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 Table of Contents  
CORRESPONDENCE
Year : 2020  |  Volume : 33  |  Issue : 3  |  Page : 187-188

Immune status against diphtheria toxin in tea garden population surveyed in Dibrugarh district, Assam


Indian Council of Medical Research–Regional Medical Research Centre, Northeastern Region, Integrated Disease Surveillance Programme, Dibrugarh 786001, Assam, India

Date of Web Publication17-Apr-2021

Correspondence Address:
Prasanta Kumar Borah
Indian Council of Medical Research–Regional Medical Research Centre, Northeastern Region, Integrated Disease Surveillance Programme, Dibrugarh 786001, Assam
India
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Source of Support: None, Conflict of Interest: None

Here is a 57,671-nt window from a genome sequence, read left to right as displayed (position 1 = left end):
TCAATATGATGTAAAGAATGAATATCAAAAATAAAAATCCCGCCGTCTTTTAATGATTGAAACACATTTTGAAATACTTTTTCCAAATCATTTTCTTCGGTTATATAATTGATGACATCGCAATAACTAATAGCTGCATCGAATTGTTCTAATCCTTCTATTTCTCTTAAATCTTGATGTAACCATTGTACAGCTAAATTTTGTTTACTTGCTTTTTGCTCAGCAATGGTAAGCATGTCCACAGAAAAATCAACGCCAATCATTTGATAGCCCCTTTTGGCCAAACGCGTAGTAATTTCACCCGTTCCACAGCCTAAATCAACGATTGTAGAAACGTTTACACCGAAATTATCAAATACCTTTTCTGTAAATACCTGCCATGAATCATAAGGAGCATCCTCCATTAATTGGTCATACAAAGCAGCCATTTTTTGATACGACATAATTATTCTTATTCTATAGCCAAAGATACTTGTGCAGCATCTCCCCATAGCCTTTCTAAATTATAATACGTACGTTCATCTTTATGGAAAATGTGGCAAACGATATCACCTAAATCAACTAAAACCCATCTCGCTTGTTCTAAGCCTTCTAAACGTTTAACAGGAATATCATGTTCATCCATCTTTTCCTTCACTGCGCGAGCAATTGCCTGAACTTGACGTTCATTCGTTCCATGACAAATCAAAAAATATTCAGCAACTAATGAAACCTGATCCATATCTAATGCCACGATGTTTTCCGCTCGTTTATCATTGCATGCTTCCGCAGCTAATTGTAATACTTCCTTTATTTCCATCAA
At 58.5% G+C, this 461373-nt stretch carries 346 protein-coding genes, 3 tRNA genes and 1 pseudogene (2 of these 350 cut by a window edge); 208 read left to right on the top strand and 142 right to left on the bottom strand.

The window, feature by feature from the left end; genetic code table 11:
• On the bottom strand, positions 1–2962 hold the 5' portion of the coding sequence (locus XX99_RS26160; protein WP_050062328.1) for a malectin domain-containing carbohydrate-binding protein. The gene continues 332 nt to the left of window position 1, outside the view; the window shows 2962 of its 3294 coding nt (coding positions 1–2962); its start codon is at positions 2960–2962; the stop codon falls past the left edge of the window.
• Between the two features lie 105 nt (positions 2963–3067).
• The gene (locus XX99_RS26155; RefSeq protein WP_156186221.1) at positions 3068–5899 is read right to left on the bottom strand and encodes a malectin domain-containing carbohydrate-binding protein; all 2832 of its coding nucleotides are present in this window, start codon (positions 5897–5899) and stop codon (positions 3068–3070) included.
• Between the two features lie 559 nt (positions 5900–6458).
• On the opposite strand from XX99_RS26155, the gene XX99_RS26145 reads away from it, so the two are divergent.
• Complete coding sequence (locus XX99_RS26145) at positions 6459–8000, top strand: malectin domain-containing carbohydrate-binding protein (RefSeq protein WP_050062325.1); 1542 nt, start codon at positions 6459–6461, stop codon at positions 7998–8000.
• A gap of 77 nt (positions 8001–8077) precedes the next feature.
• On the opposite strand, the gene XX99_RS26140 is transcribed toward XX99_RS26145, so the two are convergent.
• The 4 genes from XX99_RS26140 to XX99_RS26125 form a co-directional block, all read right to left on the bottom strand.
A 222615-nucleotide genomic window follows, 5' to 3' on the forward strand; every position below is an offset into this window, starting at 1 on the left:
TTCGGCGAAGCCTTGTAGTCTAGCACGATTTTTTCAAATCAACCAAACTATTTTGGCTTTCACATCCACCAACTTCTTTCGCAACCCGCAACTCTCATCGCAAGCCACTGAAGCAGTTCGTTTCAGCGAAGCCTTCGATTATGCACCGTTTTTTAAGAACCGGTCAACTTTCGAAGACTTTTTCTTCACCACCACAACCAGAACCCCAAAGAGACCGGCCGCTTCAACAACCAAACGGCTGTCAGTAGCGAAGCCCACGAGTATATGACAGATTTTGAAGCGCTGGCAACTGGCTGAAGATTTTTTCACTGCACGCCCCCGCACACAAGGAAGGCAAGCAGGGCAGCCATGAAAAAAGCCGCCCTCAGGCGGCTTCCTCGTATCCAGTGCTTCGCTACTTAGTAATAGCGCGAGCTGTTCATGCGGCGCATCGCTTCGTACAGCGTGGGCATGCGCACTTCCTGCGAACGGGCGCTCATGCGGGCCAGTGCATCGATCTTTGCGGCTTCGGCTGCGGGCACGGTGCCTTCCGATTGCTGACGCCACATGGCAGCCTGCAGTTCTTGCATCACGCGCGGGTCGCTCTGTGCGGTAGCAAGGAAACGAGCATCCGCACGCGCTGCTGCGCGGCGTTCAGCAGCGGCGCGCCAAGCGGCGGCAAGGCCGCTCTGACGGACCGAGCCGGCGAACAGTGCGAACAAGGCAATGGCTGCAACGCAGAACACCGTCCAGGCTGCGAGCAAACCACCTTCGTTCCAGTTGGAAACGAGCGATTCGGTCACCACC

DOI: 10.4103/0970-258X.314014


How to cite this article:
Devi U, Baruah PJ, Dutta S, Paine SK, Gogoi N, Borah PK. Immune status against diphtheria toxin in tea garden population surveyed in Dibrugarh district, Assam. Natl Med J India 2020;33:187-8

How to cite this URL:
Devi U, Baruah PJ, Dutta S, Paine SK, Gogoi N, Borah PK. Immune status against diphtheria toxin in tea garden population surveyed in Dibrugarh district, Assam. Natl Med J India [serial online] 2020 [cited 2021 Oct 20];33:187-8. Available from: http://www.nmji.in/text.asp?2020/33/3/187/314014